Unfinished Fretless P Bass neck, HOW TO? What would work for DiY

Discussion in 'Hardware, Setup & Repair [BG]' started by Rapisme, Feb 23, 2017.

  1. Rapisme

    Rapisme Supporting Member

    Dec 5, 2007
    Just picked up an Allparys precision Fretless neck no lines. Been on YouTube seen a few different variations from Epoxy, Marine, Tung Oil, Tru Oil, I'm lost! Please help! The neck is brand spanking new and never mounted. So here's my question, what is the easiest, least expensive way to coat the fretboard that I can DIY?

    All contributions will be appreciated.

    Thank you Talkbass.
  2. lz4005


    Oct 22, 2013
    What wood is the fingerboard made of?

    The most common fretless board woods, ebony and rosewood, don't require coating with anything.

    Harder materials like epoxy change how the instrument sounds. Both tone and sustain. Right now you don't know what it sounds like and whether you like it or not.
    gebass6 and Rapisme like this.
  3. Rapisme

    Rapisme Supporting Member

    Dec 5, 2007
    It's rosewood board. I've seen a uTube where a guy just added a few coats of tru-oil. But then another cat mentioned tung oil?
    Last edited: Feb 23, 2017
  4. lz4005


    Oct 22, 2013
    What are you wanting to accomplish by coating the board?
    gebass6 likes this.
  5. Rapisme

    Rapisme Supporting Member

    Dec 5, 2007
    In all my years of playing I've never seen a naked fretboard on a Fretless. So consistency is probably what I'm most after.
  6. Chasarms

    Chasarms Casual Observer

    May 24, 2001
    Saint Louis, MO USA
    There's a significant difference between oil and finish. If you just want the wood to not look raw, a penetrating oil-type finish is probably okay. (really more of a conditioner than finish) Just make sure it is absolutely dry before re-string the bass. Whatever you use, you'll probably have to re-apply it with regularity.

    Any type of finish that dries on the surface of the wood is just going to sluff off in no time due to the abrasiveness of the strings. It will look awful. Tung oil or tru oil will look cloudy and dull after one practice session.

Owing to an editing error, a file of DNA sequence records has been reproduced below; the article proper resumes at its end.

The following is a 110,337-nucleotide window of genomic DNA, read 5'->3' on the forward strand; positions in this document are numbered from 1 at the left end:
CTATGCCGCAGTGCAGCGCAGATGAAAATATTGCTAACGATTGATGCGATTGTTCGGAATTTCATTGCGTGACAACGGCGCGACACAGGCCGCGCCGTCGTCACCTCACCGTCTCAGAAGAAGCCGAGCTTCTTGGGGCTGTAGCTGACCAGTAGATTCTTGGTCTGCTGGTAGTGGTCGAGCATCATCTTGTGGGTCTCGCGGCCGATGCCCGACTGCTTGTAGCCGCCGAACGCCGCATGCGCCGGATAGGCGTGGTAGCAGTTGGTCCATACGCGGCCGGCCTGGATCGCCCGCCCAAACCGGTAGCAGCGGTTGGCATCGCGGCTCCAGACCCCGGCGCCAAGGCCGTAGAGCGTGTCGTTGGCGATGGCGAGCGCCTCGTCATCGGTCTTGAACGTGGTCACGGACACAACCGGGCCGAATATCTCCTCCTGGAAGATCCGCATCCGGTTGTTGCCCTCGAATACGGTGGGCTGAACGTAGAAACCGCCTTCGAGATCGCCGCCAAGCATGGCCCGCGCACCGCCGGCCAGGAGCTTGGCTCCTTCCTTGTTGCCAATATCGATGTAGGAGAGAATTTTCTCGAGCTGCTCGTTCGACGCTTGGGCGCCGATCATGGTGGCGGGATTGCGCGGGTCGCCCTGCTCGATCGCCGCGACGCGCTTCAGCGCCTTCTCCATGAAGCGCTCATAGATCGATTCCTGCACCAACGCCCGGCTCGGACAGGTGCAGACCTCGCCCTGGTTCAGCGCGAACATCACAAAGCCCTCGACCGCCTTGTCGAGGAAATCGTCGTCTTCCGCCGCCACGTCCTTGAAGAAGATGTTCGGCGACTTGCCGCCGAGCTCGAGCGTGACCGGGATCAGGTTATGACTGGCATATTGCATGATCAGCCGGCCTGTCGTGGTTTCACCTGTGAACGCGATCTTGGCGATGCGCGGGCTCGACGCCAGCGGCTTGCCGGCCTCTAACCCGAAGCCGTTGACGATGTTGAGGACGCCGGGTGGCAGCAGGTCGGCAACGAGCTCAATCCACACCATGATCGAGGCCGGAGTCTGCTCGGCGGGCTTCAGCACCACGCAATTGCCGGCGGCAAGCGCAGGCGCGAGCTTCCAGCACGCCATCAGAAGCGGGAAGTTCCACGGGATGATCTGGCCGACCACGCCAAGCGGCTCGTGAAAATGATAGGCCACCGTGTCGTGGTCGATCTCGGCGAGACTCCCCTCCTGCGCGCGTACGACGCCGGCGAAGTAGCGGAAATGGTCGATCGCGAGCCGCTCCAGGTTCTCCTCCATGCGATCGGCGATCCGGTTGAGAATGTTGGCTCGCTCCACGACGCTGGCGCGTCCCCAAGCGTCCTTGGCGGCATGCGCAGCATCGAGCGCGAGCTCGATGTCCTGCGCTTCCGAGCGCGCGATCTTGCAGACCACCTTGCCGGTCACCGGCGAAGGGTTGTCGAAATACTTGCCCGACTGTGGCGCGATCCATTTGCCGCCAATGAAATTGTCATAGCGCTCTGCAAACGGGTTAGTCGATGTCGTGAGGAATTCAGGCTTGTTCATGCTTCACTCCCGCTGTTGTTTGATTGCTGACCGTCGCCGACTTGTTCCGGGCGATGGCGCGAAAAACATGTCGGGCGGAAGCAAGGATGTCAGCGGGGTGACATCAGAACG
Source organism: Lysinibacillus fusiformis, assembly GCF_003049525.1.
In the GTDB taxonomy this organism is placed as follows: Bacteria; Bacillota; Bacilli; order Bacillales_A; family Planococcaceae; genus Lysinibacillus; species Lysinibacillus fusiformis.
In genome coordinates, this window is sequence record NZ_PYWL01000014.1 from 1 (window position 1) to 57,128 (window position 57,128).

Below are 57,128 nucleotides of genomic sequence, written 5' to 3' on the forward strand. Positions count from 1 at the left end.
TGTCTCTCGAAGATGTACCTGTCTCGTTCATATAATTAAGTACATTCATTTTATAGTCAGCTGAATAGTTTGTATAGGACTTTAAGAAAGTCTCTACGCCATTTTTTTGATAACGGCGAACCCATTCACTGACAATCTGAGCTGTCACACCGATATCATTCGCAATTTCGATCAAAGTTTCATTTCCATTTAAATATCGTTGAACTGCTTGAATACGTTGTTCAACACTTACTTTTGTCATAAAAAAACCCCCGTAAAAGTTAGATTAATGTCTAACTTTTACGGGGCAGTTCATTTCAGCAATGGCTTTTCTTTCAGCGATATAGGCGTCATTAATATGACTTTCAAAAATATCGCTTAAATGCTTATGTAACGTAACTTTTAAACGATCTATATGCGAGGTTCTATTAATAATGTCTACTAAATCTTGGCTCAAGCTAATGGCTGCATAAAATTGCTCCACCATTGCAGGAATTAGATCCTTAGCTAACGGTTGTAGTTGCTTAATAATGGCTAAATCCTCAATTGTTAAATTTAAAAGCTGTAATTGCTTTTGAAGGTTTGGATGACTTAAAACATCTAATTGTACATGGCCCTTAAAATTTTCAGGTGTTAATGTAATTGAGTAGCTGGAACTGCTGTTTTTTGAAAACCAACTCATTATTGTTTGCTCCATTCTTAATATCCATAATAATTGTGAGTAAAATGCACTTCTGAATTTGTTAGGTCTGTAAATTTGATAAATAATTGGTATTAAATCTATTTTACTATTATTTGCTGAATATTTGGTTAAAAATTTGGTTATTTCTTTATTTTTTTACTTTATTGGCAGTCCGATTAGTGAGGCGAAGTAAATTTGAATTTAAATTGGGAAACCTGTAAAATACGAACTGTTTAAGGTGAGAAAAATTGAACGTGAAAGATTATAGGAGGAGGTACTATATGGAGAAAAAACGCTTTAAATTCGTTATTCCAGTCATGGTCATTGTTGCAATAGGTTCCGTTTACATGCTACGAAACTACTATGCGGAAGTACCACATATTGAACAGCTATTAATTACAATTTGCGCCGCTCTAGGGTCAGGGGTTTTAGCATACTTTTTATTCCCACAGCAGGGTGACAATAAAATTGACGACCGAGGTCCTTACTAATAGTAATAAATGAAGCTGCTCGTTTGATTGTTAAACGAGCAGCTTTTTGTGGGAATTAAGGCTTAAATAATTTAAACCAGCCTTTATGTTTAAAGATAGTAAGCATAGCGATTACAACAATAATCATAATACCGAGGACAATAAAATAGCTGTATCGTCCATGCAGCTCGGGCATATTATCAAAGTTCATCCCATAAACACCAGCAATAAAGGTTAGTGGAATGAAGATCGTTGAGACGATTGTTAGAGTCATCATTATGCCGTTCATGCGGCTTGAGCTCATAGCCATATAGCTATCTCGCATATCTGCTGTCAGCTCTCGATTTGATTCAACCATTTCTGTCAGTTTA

If you want actually get a finish on the wood, you'll need the very hardest epoxy you can buy or some other very, very durable coating. Pedulla uses polyester. This will change the tone of the instrument significantly. Just make sure it's what you want.

    It just depends on what you are going for. Classical stringed instruments do not have finished fingerboards and last decades. Of course, they are hard ebony and use flatwound strings. If you want to use rounds, you're going to have to use a hard finish or you'll chew it up in no time, especially rosewood.
    Last edited: Feb 23, 2017
  7. lz4005


    Oct 22, 2013
    If you've ever seen a mass produced fretless with a rosewood or ebony board you've seen an unfinished board.

    It's a myth that rounds will destroy your board in a short period of time. You can get years of maintenance free play out of a fretless if you use proper technique, regardless of the strings. And then all it needs is a bit of sanding.

    String it up and play it as-is. See if you like how it sounds. If not, then look at coating options.
    DiabolusInMusic, gebass6 and vin97 like this.
  8. ONYX


    Apr 14, 2000
    This is true. My fretless has an ebony board--and after 20 years of playing EB roundwounds, is still glass smooth.
    vin97 and lz4005 like this.
  9. bassbenj


    Aug 11, 2009